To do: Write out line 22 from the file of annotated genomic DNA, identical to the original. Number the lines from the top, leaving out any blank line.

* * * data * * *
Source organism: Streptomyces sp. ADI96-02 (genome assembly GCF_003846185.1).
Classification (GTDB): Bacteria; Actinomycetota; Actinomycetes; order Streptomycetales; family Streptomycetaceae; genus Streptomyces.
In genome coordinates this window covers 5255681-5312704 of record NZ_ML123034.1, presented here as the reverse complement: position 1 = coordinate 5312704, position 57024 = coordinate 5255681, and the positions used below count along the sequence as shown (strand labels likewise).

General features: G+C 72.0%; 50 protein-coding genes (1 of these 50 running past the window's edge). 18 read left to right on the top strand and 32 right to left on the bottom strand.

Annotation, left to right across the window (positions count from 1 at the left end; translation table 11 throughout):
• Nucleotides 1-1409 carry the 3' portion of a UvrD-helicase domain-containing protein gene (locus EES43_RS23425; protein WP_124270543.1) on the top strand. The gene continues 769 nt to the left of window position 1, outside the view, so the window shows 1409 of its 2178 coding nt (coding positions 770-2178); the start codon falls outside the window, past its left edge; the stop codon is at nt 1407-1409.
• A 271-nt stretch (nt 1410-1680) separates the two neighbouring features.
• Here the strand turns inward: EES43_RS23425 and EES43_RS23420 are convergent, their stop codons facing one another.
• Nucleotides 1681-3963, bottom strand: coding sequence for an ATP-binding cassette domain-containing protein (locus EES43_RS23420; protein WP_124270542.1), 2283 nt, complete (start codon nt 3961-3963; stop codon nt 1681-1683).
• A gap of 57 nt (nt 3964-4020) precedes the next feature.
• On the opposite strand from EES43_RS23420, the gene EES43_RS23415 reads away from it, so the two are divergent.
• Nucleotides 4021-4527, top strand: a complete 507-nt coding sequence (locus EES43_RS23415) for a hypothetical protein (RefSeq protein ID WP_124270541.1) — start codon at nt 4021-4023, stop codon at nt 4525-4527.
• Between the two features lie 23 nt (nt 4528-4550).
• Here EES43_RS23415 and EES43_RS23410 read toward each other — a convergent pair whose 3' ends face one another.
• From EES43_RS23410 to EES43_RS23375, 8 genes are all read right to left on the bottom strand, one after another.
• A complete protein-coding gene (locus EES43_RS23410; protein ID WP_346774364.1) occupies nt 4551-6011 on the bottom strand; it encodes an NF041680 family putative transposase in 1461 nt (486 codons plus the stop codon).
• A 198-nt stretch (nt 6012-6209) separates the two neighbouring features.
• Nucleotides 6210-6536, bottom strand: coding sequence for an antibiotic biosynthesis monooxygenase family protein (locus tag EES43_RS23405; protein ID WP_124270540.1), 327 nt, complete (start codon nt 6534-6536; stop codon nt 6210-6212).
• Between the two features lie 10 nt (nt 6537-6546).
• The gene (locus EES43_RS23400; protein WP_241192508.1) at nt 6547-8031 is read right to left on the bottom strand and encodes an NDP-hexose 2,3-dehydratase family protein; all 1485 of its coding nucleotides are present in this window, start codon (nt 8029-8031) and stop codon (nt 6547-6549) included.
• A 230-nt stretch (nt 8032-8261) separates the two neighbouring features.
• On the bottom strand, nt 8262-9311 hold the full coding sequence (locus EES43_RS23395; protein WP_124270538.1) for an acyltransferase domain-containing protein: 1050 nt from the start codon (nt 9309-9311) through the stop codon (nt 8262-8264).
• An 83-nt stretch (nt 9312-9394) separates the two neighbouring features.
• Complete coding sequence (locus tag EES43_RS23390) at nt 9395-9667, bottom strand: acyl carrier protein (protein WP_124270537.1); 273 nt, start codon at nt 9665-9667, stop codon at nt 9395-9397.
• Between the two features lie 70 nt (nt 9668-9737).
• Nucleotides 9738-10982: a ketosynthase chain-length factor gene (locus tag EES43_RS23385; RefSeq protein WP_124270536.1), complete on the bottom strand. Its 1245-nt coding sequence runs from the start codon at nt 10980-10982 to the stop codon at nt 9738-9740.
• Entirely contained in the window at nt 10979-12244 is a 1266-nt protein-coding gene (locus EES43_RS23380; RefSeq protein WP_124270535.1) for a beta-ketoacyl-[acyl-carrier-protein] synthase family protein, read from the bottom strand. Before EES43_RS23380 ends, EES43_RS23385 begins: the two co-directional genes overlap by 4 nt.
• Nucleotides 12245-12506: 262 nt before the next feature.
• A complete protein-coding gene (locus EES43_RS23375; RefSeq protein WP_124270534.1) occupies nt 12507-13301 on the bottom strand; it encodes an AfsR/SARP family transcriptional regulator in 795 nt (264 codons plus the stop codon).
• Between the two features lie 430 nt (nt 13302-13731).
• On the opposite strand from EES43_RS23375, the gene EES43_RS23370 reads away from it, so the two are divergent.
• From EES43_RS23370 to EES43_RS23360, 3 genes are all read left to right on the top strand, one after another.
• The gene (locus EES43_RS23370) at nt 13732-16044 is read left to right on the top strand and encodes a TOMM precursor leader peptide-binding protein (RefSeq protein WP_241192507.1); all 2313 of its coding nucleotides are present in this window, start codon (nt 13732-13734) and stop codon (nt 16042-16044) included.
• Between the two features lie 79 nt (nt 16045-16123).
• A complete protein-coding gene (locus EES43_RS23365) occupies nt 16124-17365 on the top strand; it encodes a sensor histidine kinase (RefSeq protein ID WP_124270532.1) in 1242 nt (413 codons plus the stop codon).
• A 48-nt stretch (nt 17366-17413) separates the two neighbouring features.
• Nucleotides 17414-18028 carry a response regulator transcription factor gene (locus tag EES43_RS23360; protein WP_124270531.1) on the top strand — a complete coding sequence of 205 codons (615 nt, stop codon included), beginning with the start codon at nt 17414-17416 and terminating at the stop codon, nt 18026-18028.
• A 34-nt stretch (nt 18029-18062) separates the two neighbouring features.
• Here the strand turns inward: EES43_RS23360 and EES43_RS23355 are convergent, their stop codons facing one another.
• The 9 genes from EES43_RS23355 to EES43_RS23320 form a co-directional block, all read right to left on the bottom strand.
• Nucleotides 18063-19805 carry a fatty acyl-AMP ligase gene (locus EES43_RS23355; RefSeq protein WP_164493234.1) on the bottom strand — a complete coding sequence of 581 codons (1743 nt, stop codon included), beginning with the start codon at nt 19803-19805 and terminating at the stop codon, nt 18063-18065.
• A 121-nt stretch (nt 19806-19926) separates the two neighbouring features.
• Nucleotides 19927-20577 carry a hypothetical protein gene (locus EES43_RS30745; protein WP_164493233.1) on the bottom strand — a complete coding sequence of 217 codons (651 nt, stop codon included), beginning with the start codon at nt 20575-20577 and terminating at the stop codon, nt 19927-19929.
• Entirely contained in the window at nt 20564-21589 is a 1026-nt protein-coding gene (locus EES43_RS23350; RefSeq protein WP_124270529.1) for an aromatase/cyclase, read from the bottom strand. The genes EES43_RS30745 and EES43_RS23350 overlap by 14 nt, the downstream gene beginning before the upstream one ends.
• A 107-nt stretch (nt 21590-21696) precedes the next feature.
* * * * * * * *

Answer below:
• On the bottom strand, nt 8262-9311 hold the full coding sequence (locus EES43_RS23395; protein WP_124270538.1) for an acyltransferase domain-containing protein: 1050 nt from the start codon (nt 9309-9311) through the stop codon (nt 8262-8264).